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I understand that this question had answered before many times, but I can't find something to help me.

I tried Nagios and Munin from a Linux VM but I don't find them so helpful (maybe my fault on configuration). Does anybody know any other Windows friendly programs for monitoring servers, network?

Thanks in advance for your help.

PS: Not only for network monitoring, mostly for IO, free space, users, traffic, errors, services.

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closed as not a real question by Bart De Vos, MDMarra, gWaldo, Chris S Aug 14 '12 at 12:50

It's difficult to tell what is being asked here. This question is ambiguous, vague, incomplete, overly broad, or rhetorical and cannot be reasonably answered in its current form. For help clarifying this question so that it can be reopened, visit the help center.If this question can be reworded to fit the rules in the help center, please edit the question.

7 Answers

up vote 8 down vote accepted

You say that you've tried Nagios but apparently didn't get the results you were after. Nagios WILL do what you want, as will a number of alternatives, but you have to put in a bit of effort to learn how to configure it. If you want something that "just works" you're in for some bad news. All monitoring systems require configuration. The effort spent in learning a good system, such as Nagios, will be more than repaid by the results it can give.

I suggest having another look at what you've already tried but this time take it slowly. Don't try to create an all singing all dancing system from scratch. Create something to monitor a few simple things first. Then, when you understand how to get what you want out of it the rest will be a lot easier to set up and the system will grow. Once you get a good start you may be surprised at just how much you can do with a good monitoring system and how much of your time it will free up.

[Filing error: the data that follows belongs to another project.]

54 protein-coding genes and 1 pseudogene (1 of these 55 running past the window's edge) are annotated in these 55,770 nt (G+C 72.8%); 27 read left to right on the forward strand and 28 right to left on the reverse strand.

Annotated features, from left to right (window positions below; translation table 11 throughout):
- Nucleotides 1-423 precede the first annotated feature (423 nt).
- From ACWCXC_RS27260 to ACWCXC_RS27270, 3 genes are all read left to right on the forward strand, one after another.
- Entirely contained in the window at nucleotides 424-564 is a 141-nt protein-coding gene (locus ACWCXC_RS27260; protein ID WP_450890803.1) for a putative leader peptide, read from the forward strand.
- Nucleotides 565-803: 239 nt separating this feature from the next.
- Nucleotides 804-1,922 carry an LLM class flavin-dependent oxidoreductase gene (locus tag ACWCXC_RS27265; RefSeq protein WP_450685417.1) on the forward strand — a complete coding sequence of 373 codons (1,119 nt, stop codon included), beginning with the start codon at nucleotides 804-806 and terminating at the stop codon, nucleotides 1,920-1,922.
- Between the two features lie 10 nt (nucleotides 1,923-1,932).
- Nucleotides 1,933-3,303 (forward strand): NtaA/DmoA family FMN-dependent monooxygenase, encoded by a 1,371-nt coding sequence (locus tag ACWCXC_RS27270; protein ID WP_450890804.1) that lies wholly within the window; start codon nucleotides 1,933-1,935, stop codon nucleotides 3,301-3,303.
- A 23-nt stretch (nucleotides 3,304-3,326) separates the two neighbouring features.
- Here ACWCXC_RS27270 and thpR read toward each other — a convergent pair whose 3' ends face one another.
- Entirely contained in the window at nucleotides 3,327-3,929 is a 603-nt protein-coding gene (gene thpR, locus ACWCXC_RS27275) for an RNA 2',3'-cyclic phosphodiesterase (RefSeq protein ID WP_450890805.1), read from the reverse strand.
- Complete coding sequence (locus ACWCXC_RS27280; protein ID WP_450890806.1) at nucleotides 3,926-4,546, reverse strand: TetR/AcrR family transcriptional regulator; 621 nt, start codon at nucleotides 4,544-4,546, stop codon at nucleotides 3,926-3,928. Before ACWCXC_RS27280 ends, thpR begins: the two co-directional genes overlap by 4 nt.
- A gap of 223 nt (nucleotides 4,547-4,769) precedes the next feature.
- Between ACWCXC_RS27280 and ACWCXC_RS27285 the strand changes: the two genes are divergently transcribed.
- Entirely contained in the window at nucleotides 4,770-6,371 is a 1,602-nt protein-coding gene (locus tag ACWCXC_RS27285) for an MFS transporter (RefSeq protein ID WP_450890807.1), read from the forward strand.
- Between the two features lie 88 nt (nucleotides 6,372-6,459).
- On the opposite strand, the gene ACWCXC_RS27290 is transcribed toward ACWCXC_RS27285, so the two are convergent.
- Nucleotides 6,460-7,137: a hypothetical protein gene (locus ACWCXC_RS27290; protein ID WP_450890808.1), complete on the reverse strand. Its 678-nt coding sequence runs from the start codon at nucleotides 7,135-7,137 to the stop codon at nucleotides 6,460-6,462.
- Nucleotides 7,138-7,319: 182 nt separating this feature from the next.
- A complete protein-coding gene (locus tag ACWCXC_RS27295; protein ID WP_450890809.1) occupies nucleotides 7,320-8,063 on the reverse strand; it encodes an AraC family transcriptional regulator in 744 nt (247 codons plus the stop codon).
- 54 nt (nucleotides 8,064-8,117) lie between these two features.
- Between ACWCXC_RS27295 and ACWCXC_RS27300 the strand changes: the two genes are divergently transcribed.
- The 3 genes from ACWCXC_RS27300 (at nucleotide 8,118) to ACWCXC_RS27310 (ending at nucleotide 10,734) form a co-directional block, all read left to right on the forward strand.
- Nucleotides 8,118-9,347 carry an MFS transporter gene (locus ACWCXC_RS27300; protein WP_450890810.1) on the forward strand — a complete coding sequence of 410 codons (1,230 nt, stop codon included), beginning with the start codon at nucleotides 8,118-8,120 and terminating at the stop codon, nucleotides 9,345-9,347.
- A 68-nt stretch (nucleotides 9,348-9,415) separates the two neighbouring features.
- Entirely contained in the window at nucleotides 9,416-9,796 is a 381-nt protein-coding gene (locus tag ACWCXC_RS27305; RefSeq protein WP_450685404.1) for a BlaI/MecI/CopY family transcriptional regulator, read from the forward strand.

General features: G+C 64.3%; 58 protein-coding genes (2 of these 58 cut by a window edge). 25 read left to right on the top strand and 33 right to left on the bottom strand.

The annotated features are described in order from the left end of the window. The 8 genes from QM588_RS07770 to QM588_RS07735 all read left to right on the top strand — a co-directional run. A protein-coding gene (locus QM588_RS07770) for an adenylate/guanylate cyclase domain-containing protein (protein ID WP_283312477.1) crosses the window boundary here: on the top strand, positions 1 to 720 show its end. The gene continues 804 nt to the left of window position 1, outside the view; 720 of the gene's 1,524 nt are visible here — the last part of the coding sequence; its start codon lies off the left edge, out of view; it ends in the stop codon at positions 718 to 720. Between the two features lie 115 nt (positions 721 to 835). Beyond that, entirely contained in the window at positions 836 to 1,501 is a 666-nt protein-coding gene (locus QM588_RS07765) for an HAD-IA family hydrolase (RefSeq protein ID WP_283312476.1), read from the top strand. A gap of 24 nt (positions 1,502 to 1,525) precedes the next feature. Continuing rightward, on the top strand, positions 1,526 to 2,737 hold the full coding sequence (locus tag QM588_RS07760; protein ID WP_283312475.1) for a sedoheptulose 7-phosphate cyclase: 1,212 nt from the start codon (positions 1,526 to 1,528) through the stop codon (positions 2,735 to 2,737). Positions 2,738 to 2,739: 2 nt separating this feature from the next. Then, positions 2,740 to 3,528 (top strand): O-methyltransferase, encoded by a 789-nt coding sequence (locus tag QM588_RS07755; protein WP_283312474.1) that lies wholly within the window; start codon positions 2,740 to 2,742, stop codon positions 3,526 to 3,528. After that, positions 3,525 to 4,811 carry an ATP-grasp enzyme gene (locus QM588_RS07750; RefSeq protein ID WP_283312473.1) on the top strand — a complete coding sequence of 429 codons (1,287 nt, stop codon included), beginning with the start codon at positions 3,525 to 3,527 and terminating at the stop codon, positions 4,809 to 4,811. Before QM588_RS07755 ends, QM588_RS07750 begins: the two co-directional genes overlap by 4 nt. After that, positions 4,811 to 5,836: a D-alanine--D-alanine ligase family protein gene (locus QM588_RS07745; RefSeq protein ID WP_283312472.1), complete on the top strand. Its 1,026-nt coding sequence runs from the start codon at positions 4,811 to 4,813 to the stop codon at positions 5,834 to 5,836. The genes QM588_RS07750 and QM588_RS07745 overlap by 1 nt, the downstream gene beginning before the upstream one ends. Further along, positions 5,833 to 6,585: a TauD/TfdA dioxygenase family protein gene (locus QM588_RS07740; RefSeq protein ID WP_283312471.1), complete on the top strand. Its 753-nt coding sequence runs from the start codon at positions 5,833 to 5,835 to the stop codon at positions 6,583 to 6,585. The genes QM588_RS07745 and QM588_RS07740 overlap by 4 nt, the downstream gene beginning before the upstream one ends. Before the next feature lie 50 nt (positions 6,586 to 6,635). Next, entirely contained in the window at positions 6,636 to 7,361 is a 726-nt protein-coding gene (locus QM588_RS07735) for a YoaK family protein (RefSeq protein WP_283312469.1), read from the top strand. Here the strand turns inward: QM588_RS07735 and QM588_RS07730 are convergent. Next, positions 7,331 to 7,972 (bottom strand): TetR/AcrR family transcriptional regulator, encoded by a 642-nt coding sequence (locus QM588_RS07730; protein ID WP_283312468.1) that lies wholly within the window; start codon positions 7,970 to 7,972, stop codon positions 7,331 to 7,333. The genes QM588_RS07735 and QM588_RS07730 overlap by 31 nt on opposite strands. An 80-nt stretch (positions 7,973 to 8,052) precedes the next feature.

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I think you're right. I'll uninstall nagios and install it and configured again! But , still I think that nagios give you more general information if sth works or not , and less information of time and quantity or quality of system parts and services running. Things that munin has but i haven't find yet a documentation for Windows. –  Fotis Aug 26 '10 at 13:57
    
@Fotis, why not use more than one tool? I use a combination of Nagios and MRTG, both running on the same machine, because each has its own strengths. MRTG is particularly good for long term recording. –  John Gardeniers Aug 26 '10 at 20:50
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Look at Spiceworks... I've not used it myself but have heard and read good things. But I prefer Nagios and Cacti for these tasks.

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+1, I love Spiceworks! Free and it keeps getting better and better. –  Hondalex Aug 26 '10 at 16:20
    
Spiceworks doesn't make you add devices manually after the initial scan. So much time saved! Other products seem to handle picking up a few new boxes here and there very poorly in my experience. –  Garrett Aug 27 '10 at 8:38